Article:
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The road to more efficient truck driving

German truck manufacturers are presenting new ideas to make more efficient, autonomous driving a reality on German highways. They include connecting trucks via Wi-Fi to help them drive closer together and utilize drafts.

The company MAN unveiled plans for promoting the

concept of autonomous driving

for trucks on Monday. The centerpiece of its strategy would be a scheme to make use of aerodynamics and encourage more drafting between vehicles driving in convoys, the company said.

This would be facilitated by inter-vehicle communication that could take place over WiFi networks. MAN said having vehicles that communicated with one another would help to reduce traffic congestion.

The head of MAN's heavy-duty vehicles arm Andreas Renschler said in a statement that better truck drafting would be "technically thinkable and feasible" by 2020 with the help of technology. But he added it would also take a good deal of political will to help provide a suitable digital infrastructure for this project to work.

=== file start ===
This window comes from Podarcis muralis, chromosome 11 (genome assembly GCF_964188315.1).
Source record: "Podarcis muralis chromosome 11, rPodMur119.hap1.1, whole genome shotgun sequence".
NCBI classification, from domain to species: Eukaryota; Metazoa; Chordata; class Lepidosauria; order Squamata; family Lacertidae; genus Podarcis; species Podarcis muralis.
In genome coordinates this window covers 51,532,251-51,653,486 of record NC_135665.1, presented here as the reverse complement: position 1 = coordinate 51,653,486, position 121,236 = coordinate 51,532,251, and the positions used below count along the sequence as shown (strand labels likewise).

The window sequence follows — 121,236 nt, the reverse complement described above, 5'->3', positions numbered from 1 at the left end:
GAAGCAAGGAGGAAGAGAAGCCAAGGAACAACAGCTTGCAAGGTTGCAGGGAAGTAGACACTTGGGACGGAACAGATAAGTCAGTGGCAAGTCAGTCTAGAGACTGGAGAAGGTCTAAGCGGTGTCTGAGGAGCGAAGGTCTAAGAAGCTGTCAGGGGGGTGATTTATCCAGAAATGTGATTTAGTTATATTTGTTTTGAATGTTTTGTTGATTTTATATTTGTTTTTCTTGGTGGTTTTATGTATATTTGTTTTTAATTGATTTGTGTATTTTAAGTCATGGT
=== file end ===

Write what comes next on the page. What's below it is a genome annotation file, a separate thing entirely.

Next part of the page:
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A self-driving truck by Mercedes

Lots of fine-tuning left to do

Attending MAN's presentation Monday, German Transport Minister Alexander Dobrindt was confident "autonomous driving would spread as fast as smartphones."

MAN joined the EU Truck Platooning Challenge - "platooning" is another term for drafting - alongside other truck makers such as Scania, Volvo and DAF.

Apart from avoiding traffic jams, autonomous driving is also meant to drastically reduce the number of accidents with heavy-duty vehicles involved.

Thirdly, the aim of the project is to eventually save up to 10 percent of the trucks' fuel use as vehicles that drive close together in convoys, with only slight gaps between them, use considerably less fuel while in each other's draft.

hg/cjc (Reuters, dpa)

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